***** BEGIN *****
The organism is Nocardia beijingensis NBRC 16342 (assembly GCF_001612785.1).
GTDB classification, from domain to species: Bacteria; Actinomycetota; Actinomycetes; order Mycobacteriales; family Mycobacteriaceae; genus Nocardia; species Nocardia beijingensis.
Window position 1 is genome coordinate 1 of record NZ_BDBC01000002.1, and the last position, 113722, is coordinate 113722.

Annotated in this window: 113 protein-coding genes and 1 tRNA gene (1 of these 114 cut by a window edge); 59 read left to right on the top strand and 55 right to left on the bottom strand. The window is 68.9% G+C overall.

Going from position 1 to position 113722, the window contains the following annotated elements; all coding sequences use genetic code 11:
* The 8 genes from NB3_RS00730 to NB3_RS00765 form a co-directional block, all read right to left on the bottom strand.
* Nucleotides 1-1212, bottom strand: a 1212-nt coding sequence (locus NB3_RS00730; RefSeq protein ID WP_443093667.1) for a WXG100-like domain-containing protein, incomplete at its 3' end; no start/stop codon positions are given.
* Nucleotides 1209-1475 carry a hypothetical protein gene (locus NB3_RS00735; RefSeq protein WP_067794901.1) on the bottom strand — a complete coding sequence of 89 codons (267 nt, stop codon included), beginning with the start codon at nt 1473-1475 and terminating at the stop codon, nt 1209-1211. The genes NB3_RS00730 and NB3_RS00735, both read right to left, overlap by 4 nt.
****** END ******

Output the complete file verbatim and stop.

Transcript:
The organism is Nocardia beijingensis NBRC 16342 (assembly GCF_001612785.1).
GTDB classification, from domain to species: Bacteria; Actinomycetota; Actinomycetes; order Mycobacteriales; family Mycobacteriaceae; genus Nocardia; species Nocardia beijingensis.
Window position 1 is genome coordinate 1 of record NZ_BDBC01000002.1, and the last position, 113722, is coordinate 113722.

Annotated in this window: 113 protein-coding genes and 1 tRNA gene (1 of these 114 cut by a window edge); 59 read left to right on the top strand and 55 right to left on the bottom strand. The window is 68.9% G+C overall.

Going from position 1 to position 113722, the window contains the following annotated elements; all coding sequences use genetic code 11:
* The 8 genes from NB3_RS00730 to NB3_RS00765 form a co-directional block, all read right to left on the bottom strand.
* Nucleotides 1-1212, bottom strand: a 1212-nt coding sequence (locus NB3_RS00730; RefSeq protein ID WP_443093667.1) for a WXG100-like domain-containing protein, incomplete at its 3' end; no start/stop codon positions are given.
* Nucleotides 1209-1475 carry a hypothetical protein gene (locus NB3_RS00735; RefSeq protein WP_067794901.1) on the bottom strand — a complete coding sequence of 89 codons (267 nt, stop codon included), beginning with the start codon at nt 1473-1475 and terminating at the stop codon, nt 1209-1211. The genes NB3_RS00730 and NB3_RS00735, both read right to left, overlap by 4 nt.